Mixtures tend to be colourful (black or striped sunflower, red milo, cream canary seed, black Niger seed, yellow maize chips, white millet);
Mixtures must be balanced. For instance, sunflower seeds are the largest component in the mixture but, because of the relative weight, make up less than 5 percent on a weight basis when mixed with grains;
Seed mixtures need to be free of dust or dirt.
In general, the wild bird food markets in the United States of America and the United Kingdom are the most sophisticated. The seed mixes tend to contain the more expensive components such as canary seed and Niger seed. The markets in other western European countries are more price sensitive, which is reflected in the inclusion of cheaper "filler" ingredients such as flaked maize, red sorghum, wheat and barley in the mix.
The nutritional requirements of caged and companion birds remains poorly understood. Nutrition in commercial poultry operations has been well researched, and the initial nutrient requirement figures for caged and companion birds were extrapolated from poultry feeding studies. However, it was soon realized that the digestion efficiencies of exotic companion birds were not the same as commercial poultry. This meant that the metabolizable energy values established for maize, soybean meal and other common ingredients used in feeding commercial poultry were not valid for companion bird foods. Since the 1990s more research has been carried out on the nutrient and energy requirements of companion birds and the metabolizable energy content of specialised bird food ingredients.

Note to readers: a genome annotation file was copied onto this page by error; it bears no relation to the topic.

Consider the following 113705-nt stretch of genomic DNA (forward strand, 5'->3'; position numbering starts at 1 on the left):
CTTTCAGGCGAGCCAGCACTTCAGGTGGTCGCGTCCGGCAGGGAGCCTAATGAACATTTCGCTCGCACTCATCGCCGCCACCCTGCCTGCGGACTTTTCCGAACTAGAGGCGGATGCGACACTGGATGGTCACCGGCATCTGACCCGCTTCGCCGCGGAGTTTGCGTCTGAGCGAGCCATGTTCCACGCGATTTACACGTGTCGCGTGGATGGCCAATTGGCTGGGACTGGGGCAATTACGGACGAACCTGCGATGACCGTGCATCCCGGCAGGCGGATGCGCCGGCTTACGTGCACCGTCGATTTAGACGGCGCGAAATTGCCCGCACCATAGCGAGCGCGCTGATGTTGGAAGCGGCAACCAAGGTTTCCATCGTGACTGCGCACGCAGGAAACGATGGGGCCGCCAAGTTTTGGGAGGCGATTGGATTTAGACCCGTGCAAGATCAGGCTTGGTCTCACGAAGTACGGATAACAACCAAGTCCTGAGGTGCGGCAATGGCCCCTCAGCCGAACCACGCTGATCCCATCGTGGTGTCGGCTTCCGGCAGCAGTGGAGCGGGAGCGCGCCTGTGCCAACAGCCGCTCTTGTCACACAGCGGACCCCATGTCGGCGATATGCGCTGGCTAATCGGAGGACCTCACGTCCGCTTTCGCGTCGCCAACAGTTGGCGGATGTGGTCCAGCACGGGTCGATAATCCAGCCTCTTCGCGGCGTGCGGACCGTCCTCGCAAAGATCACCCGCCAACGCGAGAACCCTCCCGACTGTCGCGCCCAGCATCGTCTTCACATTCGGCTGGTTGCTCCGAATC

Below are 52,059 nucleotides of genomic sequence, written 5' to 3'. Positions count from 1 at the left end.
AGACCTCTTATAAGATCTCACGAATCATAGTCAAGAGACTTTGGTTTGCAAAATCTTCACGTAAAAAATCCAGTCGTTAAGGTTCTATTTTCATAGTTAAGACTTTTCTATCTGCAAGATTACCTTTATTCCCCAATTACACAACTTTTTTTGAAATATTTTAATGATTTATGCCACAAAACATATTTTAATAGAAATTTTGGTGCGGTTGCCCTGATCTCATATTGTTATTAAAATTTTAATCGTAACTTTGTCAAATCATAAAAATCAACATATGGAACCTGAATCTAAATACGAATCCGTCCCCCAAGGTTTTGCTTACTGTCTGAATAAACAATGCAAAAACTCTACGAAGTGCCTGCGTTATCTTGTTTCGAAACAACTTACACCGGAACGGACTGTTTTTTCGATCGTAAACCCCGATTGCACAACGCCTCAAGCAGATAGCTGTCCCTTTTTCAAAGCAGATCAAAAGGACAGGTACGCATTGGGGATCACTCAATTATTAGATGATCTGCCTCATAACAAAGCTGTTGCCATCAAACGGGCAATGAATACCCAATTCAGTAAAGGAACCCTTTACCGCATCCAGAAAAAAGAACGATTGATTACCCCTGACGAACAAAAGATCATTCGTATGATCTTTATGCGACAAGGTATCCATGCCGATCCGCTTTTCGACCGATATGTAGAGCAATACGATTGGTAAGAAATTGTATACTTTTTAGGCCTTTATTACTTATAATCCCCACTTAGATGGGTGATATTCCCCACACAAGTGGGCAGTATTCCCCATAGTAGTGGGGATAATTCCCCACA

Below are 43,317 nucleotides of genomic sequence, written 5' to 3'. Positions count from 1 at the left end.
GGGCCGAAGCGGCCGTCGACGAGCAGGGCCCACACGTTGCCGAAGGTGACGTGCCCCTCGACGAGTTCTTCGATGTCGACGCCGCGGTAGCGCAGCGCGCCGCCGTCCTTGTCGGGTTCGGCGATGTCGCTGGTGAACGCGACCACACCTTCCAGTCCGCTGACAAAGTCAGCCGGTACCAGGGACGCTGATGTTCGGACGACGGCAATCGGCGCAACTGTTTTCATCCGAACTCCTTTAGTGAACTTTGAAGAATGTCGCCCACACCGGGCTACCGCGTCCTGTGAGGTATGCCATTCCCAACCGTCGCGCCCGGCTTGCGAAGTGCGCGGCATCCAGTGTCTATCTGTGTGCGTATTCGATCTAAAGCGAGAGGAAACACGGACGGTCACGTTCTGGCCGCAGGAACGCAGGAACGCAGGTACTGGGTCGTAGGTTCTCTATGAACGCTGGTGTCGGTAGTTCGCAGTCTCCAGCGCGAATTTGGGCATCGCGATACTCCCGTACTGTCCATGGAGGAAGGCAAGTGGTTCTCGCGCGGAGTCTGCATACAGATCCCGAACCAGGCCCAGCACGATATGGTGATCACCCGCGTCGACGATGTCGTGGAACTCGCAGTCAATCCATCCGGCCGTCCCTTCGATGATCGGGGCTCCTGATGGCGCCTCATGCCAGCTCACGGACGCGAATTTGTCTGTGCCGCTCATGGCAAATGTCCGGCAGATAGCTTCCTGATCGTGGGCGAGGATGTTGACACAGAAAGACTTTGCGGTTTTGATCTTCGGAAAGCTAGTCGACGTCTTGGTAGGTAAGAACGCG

However, as companion birds cover such a wide range of species, each with its own evolutionary development regarding feeding, this research is far from complete. Many of the current recommendations are based on the experiences of individual bird owners or anecdotal evidence of successful formulae. The need for further research is created by the following developments:
regulatory departments increasingly have to determine testing procedures for nutritional adequacy of prepared pet foods (especially in cases in which manufacturers make specific label claims);
growing animal welfare concerns;
the growing interest in breeding exotic birds as a hobby. Breeding pairs are costly and breeding performance and longevity are important considerations.
Balanced bird food diets need to take into account the different dietary requirements during the life cycle of the bird and the specific requirements of different species. For instance, breeding or moulting birds will have different nutrient requirements from younger or older birds.
Broadly speaking, the most popular companion birds can be classified into two large groups: